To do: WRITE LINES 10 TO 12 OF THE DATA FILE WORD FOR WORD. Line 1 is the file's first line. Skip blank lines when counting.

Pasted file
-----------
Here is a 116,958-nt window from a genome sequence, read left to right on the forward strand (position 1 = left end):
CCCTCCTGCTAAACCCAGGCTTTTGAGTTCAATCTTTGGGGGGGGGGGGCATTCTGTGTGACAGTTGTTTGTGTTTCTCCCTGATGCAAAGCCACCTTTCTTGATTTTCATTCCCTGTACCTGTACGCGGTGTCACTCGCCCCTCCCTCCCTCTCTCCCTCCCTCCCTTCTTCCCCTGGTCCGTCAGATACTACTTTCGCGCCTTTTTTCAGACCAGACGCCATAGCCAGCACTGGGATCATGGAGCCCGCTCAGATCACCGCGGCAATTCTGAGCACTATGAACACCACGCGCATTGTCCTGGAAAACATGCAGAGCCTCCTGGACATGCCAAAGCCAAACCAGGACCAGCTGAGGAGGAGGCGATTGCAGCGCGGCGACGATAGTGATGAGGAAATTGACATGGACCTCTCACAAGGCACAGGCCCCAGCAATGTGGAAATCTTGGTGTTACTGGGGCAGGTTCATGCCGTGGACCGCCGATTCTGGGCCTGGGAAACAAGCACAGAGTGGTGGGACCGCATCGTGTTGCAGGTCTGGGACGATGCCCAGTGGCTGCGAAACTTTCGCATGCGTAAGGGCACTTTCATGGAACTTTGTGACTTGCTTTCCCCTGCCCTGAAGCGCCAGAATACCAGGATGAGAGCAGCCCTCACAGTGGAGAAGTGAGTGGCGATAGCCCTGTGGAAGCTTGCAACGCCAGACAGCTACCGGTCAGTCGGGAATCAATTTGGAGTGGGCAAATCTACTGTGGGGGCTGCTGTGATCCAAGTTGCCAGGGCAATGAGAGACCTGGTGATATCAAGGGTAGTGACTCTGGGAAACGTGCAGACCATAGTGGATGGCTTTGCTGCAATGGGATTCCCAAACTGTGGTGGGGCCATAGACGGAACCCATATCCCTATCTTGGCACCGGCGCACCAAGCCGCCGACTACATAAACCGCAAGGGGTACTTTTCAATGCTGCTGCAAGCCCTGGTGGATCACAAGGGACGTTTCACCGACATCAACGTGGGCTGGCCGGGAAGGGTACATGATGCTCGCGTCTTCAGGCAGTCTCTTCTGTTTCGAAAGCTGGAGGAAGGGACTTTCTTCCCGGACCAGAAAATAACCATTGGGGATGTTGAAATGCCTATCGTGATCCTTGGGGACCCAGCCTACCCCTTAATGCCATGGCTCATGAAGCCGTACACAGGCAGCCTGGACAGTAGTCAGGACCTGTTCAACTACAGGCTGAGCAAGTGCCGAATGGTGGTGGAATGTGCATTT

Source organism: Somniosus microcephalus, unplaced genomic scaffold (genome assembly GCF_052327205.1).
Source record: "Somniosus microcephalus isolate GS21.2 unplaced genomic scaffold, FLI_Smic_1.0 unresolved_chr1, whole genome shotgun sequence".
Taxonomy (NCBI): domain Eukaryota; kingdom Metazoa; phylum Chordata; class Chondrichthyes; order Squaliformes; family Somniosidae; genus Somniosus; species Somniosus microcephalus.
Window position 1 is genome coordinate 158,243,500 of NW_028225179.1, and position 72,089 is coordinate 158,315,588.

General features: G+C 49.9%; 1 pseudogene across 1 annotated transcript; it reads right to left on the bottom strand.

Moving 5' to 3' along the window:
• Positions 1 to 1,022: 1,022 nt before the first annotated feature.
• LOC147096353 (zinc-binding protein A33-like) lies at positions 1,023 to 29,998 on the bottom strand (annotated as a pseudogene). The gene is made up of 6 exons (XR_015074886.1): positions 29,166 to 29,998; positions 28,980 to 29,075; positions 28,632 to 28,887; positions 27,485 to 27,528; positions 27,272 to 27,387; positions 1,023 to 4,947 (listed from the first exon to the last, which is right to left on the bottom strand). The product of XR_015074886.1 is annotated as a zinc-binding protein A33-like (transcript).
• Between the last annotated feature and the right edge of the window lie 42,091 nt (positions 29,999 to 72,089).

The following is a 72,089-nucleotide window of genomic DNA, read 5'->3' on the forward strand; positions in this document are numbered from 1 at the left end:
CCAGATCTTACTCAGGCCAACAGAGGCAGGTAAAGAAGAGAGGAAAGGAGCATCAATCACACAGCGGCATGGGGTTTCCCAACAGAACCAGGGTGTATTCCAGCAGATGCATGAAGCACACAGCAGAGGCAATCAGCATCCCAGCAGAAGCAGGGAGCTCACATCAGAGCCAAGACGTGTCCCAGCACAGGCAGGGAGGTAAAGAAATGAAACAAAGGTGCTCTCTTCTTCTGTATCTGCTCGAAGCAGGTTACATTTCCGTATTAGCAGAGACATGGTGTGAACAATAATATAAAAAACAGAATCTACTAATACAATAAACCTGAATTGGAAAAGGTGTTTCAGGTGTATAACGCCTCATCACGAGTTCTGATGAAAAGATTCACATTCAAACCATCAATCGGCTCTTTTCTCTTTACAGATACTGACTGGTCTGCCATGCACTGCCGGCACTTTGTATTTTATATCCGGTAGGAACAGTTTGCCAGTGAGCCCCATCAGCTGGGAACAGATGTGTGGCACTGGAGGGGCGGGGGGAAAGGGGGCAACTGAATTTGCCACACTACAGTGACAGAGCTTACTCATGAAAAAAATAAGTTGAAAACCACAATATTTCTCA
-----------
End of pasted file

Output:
• LOC147096353 (zinc-binding protein A33-like) lies at positions 1,023 to 29,998 on the bottom strand (annotated as a pseudogene). The gene is made up of 6 exons (XR_015074886.1): positions 29,166 to 29,998; positions 28,980 to 29,075; positions 28,632 to 28,887; positions 27,485 to 27,528; positions 27,272 to 27,387; positions 1,023 to 4,947 (listed from the first exon to the last, which is right to left on the bottom strand). The product of XR_015074886.1 is annotated as a zinc-binding protein A33-like (transcript).
• Between the last annotated feature and the right edge of the window lie 42,091 nt (positions 29,999 to 72,089).

The following is a 72,089-nucleotide window of genomic DNA, read 5'->3' on the forward strand; positions in this document are numbered from 1 at the left end: